Somalia seeks to avert looming food crisis

 

Somalia seeks to avert looming food crisisNairobi, July 21, 2014 – Three years to the day since a famine that eventually killed more than a quarter of a million people was declared in Somalia, aid agencies warned Sunday the country faced a new catastrophe without urgent aid.

A joint statement issued by a group of charities and aid agencies said there were more than 300,000 malnourished children in Somalia and a total of 2.9 million people in need of life-saving help.

“Aid agencies today caution, again, that the signs of a drought are re-emerging in Somalia and urge for these not to be ignored in order to avoid a relapse into the conditions of the 2011 catastrophe,” the statement said, warning that without funding, aid programmes were likely to be forced to shut down.

The charities said the number of people in crisis in the war-ravaged country was expected to rise as conditions worsen, with 1.1 million externally displaced people the hardest hit.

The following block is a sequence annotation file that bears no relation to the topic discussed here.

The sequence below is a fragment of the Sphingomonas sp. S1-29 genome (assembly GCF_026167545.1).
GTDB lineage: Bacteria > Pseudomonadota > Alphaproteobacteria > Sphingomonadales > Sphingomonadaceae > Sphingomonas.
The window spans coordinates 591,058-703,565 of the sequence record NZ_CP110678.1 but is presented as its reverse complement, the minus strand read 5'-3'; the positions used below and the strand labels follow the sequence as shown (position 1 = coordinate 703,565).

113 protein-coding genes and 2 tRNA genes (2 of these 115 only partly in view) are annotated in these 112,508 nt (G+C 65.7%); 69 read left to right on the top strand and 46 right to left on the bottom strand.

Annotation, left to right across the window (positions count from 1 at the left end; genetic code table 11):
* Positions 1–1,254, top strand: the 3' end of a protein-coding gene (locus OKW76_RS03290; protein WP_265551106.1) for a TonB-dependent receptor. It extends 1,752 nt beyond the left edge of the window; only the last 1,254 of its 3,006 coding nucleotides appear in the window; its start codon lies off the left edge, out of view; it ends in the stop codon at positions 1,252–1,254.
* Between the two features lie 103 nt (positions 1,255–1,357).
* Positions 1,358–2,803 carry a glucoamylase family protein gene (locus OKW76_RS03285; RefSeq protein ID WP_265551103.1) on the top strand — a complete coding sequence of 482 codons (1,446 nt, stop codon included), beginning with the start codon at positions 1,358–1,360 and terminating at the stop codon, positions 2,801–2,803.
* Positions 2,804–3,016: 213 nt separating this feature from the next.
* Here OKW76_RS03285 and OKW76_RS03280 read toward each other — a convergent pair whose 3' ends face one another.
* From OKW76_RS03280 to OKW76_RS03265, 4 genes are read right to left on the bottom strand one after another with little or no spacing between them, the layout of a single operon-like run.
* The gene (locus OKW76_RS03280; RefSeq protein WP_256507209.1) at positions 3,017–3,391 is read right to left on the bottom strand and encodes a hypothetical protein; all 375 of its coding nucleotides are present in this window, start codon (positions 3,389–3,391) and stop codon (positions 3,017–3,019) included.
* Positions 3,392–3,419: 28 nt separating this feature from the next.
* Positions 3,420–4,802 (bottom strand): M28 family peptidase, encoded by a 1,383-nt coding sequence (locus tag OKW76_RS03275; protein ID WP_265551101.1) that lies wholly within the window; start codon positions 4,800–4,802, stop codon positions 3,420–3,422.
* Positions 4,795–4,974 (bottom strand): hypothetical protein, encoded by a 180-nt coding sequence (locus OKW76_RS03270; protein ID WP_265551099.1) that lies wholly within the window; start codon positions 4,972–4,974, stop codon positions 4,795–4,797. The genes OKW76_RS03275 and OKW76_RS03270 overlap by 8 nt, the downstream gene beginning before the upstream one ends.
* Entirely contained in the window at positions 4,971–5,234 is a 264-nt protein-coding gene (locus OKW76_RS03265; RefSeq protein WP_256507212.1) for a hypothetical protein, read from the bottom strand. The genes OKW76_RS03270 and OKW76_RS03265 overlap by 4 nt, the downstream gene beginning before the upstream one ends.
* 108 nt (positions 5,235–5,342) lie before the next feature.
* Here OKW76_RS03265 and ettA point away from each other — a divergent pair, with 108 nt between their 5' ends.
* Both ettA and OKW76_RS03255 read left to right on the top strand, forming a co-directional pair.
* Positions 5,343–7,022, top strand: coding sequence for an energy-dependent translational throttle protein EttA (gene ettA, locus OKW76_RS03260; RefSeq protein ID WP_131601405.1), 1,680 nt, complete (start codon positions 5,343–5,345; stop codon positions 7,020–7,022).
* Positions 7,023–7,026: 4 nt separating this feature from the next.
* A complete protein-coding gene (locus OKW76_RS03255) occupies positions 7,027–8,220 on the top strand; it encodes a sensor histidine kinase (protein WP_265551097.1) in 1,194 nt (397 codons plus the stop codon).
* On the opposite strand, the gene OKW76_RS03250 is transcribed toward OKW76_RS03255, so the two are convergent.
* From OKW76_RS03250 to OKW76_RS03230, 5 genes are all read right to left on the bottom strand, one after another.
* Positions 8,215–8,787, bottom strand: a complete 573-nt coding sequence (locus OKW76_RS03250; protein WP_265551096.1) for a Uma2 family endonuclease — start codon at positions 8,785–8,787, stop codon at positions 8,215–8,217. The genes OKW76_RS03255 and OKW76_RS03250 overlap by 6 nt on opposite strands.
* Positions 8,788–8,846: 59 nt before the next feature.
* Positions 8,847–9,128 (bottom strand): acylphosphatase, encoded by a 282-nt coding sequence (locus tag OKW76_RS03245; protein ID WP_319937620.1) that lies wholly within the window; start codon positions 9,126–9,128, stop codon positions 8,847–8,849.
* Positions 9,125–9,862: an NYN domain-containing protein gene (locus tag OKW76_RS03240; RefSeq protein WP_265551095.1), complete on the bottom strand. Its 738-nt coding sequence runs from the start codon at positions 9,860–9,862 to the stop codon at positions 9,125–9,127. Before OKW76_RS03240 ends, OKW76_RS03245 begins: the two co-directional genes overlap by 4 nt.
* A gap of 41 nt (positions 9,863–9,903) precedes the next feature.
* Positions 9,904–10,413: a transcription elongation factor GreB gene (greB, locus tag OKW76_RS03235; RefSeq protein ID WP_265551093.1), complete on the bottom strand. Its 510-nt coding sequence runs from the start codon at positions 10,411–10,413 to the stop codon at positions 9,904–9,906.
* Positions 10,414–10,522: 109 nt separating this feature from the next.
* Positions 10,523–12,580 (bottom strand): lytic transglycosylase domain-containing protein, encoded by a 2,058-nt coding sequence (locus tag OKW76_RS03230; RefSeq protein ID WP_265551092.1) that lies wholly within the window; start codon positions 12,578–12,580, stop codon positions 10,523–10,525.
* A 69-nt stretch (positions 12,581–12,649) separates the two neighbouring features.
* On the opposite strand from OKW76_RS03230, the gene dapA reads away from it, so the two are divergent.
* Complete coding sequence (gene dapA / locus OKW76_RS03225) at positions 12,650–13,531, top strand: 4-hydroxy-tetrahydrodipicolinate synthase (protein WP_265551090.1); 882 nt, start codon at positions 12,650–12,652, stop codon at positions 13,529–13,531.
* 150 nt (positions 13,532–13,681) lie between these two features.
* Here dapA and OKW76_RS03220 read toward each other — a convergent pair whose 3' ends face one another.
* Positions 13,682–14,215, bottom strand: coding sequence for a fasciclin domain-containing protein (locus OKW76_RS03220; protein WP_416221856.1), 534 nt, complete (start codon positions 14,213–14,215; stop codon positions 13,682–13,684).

“Most affected people are still recovering from the massive losses of the 2011 drought and famine. This time, we must not fail the people of Somalia,” said Francois Batalingaya, World Vision’s country director for Somalia.

The agencies called for “urgent and consistent” support over the next three to six six months to avoid a recurrence of the 2011 disaster.

The United Nations had warned earlier this month that the food crisis was expected to spiral into “emergency phase” in the capital Mogadishu, just one step short of famine on its classification scale of hunger.

Thousands displaced by war live in basic makeshift shelters in Mogadishu, where Al-Qaeda-linked Shebab insurgents continue to launch regular attacks against the fragile internationally-backed government.

In May 2014, only 12 percent of Somalia’s annual humanitarian needs had been funded out of a required $933 million (690 million euros), the joint NGO statement said.

The percentage has since risen to 27 percent — still well short of target, the agencies said. “The current funding gap means that programmes addressing these needs and delivering vital basic services are at risk of shutting down.”